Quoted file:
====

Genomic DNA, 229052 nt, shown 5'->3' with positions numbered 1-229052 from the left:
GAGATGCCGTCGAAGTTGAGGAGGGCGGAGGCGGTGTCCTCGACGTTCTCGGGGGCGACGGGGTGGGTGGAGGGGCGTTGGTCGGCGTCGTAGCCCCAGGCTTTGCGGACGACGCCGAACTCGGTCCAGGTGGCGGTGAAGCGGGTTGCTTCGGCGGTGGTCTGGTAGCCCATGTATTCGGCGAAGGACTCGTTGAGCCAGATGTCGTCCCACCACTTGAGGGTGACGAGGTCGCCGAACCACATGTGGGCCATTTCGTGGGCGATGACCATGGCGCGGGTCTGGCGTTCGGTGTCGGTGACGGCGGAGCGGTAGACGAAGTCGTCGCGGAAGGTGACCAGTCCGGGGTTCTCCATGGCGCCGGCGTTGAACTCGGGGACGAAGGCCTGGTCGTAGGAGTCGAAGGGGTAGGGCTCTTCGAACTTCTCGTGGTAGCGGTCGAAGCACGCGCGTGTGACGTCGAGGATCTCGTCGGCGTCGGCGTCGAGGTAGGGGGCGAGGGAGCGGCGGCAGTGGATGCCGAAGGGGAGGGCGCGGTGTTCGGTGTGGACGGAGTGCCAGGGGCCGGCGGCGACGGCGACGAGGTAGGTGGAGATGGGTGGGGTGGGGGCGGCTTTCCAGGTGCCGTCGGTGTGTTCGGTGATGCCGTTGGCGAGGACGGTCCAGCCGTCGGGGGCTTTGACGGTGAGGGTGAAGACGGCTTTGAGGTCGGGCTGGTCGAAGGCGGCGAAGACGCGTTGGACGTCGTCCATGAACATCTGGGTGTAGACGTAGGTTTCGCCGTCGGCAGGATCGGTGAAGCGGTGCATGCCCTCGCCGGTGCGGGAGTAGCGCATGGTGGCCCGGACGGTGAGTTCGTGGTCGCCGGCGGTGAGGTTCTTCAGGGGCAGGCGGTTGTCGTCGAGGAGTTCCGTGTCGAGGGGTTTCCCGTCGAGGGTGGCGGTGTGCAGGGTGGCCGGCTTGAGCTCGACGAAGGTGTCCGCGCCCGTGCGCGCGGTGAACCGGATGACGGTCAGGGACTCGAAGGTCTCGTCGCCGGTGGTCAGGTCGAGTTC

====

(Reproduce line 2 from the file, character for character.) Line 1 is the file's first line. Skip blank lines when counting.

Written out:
GAGATGCCGTCGAAGTTGAGGAGGGCGGAGGCGGTGTCCTCGACGTTCTCGGGGGCGACGGGGTGGGTGGAGGGGCGTTGGTCGGCGTCGTAGCCCCAGGCTTTGCGGACGACGCCGAACTCGGTCCAGGTGGCGGTGAAGCGGGTTGCTTCGGCGGTGGTCTGGTAGCCCATGTATTCGGCGAAGGACTCGTTGAGCCAGATGTCGTCCCACCACTTGAGGGTGACGAGGTCGCCGAACCACATGTGGGCCATTTCGTGGGCGATGACCATGGCGCGGGTCTGGCGTTCGGTGTCGGTGACGGCGGAGCGGTAGACGAAGTCGTCGCGGAAGGTGACCAGTCCGGGGTTCTCCATGGCGCCGGCGTTGAACTCGGGGACGAAGGCCTGGTCGTAGGAGTCGAAGGGGTAGGGCTCTTCGAACTTCTCGTGGTAGCGGTCGAAGCACGCGCGTGTGACGTCGAGGATCTCGTCGGCGTCGGCGTCGAGGTAGGGGGCGAGGGAGCGGCGGCAGTGGATGCCGAAGGGGAGGGCGCGGTGTTCGGTGTGGACGGAGTGCCAGGGGCCGGCGGCGACGGCGACGAGGTAGGTGGAGATGGGTGGGGTGGGGGCGGCTTTCCAGGTGCCGTCGGTGTGTTCGGTGATGCCGTTGGCGAGGACGGTCCAGCCGTCGGGGGCTTTGACGGTGAGGGTGAAGACGGCTTTGAGGTCGGGCTGGTCGAAGGCGGCGAAGACGCGTTGGACGTCGTCCATGAACATCTGGGTGTAGACGTAGGTTTCGCCGTCGGCAGGATCGGTGAAGCGGTGCATGCCCTCGCCGGTGCGGGAGTAGCGCATGGTGGCCCGGACGGTGAGTTCGTGGTCGCCGGCGGTGAGGTTCTTCAGGGGCAGGCGGTTGTCGTCGAGGAGTTCCGTGTCGAGGGGTTTCCCGTCGAGGGTGGCGGTGTGCAGGGTGGCCGGCTTGAGCTCGACGAAGGTGTCCGCGCCCGTGCGCGCGGTGAACCGGATGACGGTCAGGGACTCGAAGGTCTCGTCGCCGGTGGTCAGGTCGAGTTC